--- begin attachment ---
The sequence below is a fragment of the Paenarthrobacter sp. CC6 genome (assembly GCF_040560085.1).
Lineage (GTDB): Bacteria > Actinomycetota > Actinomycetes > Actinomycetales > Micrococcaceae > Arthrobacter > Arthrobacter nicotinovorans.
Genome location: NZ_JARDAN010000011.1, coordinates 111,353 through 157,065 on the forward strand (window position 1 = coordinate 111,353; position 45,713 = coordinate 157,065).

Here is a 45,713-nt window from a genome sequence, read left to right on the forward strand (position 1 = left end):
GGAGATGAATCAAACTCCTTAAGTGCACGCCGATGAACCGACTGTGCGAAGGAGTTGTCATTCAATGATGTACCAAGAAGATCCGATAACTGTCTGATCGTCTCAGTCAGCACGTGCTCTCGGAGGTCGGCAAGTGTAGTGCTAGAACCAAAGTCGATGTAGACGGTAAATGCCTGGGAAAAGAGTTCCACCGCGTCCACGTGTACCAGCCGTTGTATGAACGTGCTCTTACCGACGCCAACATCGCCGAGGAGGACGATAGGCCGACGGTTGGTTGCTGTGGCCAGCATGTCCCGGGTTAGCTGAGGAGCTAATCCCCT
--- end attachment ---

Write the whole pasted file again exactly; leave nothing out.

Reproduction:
The sequence below is a fragment of the Paenarthrobacter sp. CC6 genome (assembly GCF_040560085.1).
Lineage (GTDB): Bacteria > Actinomycetota > Actinomycetes > Actinomycetales > Micrococcaceae > Arthrobacter > Arthrobacter nicotinovorans.
Genome location: NZ_JARDAN010000011.1, coordinates 111,353 through 157,065 on the forward strand (window position 1 = coordinate 111,353; position 45,713 = coordinate 157,065).

Here is a 45,713-nt window from a genome sequence, read left to right on the forward strand (position 1 = left end):
GGAGATGAATCAAACTCCTTAAGTGCACGCCGATGAACCGACTGTGCGAAGGAGTTGTCATTCAATGATGTACCAAGAAGATCCGATAACTGTCTGATCGTCTCAGTCAGCACGTGCTCTCGGAGGTCGGCAAGTGTAGTGCTAGAACCAAAGTCGATGTAGACGGTAAATGCCTGGGAAAAGAGTTCCACCGCGTCCACGTGTACCAGCCGTTGTATGAACGTGCTCTTACCGACGCCAACATCGCCGAGGAGGACGATAGGCCGACGGTTGGTTGCTGTGGCCAGCATGTCCCGGGTTAGCTGAGGAGCTAATCCCCT